The Boston keratoprosthesis in the management of corneal limbal stem cell deficiency.Cornea 2011; 30(11):1187-94C
To report the outcomes of the Boston type I keratoprosthesis (Massachusetts Eye and Ear Infirmary, Boston, MA) in the management of corneal limbal stem cell deficiency (LSCD).
A retrospective review of all cases of keratoprosthesis implantation performed by a single surgeon (A.J.A.) between May 1, 2004, and March 31, 2010. Procedures performed for the management of LSCD were identified, and data were collected regarding the patients' ocular history, surgical procedure(s) performed, and postoperative outcomes, including interval visual acuities, retention, complications, and required surgical procedures. The outcome data from patients with LSCD were compared with those of individuals who underwent keratoprosthesis implantation for indications other than LSCD.
Twenty-eight keratoprostheses were performed in 23 eyes of 22 patients with LSCD. The most common indications for surgery were chemical injury (7 eyes) and Stevens-Johnson syndrome (6 eyes). Preoperative corrected distance visual acuity (CDVA) was better than counting fingers in 4% of eyes with LSCD and in 9% of eyes without LSCD. Postoperative CDVA was 20/50 or better in 69%, 88%, and 67% of eyes with LSCD at 1, 2, and 3 years after keratoprosthesis implantation, respectively. Each of these percentages is higher than the percentage of eyes without LSCD obtaining CDVA of 20/50 or better at each time point. Whereas the retention failure rate in eyes with LSCD (0.148/eye-year) was higher than the rate in eyes without LSCD (0.114/eye-year), when eyes with Stevens-Johnson syndrome were excluded from the LSCD group, the non-Stevens-Johnson syndrome LSCD retention failure rate (0.056/eye-year) was half that of the non-LSCD group. The most common postoperative complications in eyes with LSCD were persistent corneal epithelial defect (PED) formation (56.5% of eyes) and sterile corneal necrosis (30%), whereas retroprosthetic membrane formation (46%) was the most common postoperative complication in eyes without LSCD, followed by PED formation (23%). The development of a PED was found to be a significant risk factor for sterile corneal stromal necrosis and infectious keratitis.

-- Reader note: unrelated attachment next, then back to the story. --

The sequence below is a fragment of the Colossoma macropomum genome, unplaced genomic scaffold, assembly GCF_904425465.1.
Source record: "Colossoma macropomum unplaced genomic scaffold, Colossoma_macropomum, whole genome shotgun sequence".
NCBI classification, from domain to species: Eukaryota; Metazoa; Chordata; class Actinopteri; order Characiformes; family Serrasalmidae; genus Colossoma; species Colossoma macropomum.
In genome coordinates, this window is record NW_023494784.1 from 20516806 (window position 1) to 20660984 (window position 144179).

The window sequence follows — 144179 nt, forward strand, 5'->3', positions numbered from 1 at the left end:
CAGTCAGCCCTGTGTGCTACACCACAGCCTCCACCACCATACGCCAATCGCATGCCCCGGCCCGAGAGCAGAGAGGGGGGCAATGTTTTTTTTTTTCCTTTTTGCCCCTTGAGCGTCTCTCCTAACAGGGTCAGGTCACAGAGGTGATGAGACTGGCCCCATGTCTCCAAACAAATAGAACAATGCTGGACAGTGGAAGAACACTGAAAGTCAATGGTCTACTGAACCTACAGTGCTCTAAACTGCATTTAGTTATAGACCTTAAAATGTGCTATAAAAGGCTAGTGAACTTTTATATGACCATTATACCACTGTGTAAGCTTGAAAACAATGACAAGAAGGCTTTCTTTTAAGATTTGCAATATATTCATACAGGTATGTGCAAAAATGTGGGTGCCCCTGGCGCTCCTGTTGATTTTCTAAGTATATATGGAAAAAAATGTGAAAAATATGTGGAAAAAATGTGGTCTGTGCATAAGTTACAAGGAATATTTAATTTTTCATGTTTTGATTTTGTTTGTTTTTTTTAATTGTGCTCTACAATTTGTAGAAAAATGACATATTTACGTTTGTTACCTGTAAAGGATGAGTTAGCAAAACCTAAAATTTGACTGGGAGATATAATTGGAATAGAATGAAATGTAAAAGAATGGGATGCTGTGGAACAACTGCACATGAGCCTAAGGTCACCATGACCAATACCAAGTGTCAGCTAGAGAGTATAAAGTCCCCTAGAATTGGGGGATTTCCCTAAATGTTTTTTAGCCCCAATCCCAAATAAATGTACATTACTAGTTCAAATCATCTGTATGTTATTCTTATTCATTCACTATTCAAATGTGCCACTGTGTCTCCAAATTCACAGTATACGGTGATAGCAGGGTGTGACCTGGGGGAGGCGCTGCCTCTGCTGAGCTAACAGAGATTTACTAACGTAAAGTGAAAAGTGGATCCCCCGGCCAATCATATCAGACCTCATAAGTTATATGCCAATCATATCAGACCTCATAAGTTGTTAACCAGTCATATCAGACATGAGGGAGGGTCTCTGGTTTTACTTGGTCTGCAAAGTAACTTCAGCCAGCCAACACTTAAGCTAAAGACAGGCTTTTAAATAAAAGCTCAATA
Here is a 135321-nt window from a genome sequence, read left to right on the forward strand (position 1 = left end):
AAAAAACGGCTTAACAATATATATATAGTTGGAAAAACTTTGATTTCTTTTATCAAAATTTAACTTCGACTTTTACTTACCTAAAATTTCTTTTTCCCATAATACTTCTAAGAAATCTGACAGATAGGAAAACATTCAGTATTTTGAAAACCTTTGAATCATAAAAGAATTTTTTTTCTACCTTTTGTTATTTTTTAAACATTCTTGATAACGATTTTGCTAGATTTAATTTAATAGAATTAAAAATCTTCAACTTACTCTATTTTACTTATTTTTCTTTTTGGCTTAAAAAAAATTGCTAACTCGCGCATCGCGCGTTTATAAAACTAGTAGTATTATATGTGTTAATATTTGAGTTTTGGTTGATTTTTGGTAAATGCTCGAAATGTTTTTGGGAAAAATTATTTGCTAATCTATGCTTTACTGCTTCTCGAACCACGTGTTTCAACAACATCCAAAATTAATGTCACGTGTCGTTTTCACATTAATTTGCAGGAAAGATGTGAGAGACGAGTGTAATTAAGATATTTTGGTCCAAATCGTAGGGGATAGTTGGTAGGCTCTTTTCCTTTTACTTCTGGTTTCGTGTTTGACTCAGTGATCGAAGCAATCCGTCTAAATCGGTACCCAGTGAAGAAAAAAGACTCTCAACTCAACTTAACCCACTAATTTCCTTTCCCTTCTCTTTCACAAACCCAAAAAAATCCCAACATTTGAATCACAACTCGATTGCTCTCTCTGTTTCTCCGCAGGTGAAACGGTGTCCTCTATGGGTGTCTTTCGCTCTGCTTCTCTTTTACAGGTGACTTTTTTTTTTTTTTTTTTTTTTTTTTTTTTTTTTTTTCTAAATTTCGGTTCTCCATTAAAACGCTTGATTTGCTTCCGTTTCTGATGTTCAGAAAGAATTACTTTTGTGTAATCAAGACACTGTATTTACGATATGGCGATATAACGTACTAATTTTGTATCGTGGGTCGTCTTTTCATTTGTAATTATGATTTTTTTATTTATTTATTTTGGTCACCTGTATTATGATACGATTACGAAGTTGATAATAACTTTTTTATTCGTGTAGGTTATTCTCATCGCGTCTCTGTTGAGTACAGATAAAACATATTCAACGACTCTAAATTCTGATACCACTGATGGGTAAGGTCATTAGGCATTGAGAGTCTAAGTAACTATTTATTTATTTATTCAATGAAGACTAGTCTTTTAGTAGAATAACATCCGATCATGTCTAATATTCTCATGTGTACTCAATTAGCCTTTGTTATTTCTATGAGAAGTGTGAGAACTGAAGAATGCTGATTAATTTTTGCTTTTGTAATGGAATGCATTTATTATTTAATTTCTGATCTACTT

Boston type I keratoprosthesis implantation results in a significant improvement in CDVA in the majority of patients with LSCD, with CDVA of 20/50 or better in more than two-thirds of eyes up to 3 years after surgery. PED formation is the most common postoperative complication in eyes with LSCD and is associated with an increased rate of sterile stromal necrosis and a lower retention rate in eyes undergoing keratoprosthesis implantation for immune-mediated LSCD. These results support the use of the Boston type I keratoprosthesis in managing bilateral, non-immune-mediated LSCD.